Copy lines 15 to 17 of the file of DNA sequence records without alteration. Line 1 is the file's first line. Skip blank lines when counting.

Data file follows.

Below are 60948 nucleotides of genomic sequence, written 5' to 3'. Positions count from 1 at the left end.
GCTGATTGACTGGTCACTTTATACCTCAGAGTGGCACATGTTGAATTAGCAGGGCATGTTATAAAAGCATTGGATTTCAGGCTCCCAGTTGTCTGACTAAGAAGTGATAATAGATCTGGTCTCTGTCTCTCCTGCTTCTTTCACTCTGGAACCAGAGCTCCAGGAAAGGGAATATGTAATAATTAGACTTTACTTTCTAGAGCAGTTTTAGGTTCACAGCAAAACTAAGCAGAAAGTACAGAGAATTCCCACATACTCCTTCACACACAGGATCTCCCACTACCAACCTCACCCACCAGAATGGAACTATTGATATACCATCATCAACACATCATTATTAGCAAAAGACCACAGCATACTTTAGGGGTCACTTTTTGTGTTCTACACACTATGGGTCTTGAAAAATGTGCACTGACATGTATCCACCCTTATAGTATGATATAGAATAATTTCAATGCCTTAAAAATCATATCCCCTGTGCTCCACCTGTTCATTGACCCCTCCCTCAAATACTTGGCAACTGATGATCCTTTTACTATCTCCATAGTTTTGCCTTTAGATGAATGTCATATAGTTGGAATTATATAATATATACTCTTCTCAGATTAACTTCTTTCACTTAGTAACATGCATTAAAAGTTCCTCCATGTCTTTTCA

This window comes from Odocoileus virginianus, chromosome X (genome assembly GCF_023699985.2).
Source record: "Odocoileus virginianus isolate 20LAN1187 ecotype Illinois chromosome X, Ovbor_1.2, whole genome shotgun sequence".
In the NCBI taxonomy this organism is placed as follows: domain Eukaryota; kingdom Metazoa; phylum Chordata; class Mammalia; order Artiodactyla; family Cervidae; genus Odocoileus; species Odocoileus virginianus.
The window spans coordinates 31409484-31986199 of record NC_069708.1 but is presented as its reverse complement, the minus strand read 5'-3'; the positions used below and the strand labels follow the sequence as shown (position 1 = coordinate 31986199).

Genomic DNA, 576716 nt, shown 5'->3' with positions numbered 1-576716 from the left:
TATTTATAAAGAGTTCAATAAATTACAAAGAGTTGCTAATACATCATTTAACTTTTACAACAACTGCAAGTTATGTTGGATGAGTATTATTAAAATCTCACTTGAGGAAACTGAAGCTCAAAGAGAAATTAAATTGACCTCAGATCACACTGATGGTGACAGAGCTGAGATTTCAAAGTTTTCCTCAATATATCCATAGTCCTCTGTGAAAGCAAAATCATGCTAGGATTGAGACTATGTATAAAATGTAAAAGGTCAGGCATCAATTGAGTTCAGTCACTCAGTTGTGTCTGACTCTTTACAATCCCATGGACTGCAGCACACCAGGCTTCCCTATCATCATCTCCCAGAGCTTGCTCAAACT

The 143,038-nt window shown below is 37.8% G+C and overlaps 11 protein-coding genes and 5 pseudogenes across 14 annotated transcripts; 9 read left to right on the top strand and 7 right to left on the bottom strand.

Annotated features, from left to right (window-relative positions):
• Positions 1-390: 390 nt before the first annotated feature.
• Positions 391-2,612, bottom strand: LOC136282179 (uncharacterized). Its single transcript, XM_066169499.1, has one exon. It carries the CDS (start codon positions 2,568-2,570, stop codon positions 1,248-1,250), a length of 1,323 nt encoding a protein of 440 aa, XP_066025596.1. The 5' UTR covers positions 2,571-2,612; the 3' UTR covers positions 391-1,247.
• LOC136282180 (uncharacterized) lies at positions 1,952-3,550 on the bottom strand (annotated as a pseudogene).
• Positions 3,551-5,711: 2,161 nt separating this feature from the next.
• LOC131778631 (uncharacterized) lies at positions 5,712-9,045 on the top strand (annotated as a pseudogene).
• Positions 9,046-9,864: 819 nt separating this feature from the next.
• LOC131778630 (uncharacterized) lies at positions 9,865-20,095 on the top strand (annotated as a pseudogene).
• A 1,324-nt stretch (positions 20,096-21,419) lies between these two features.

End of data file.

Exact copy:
• LOC131778631 (uncharacterized) lies at positions 5,712-9,045 on the top strand (annotated as a pseudogene).
• Positions 9,046-9,864: 819 nt separating this feature from the next.
• LOC131778630 (uncharacterized) lies at positions 9,865-20,095 on the top strand (annotated as a pseudogene).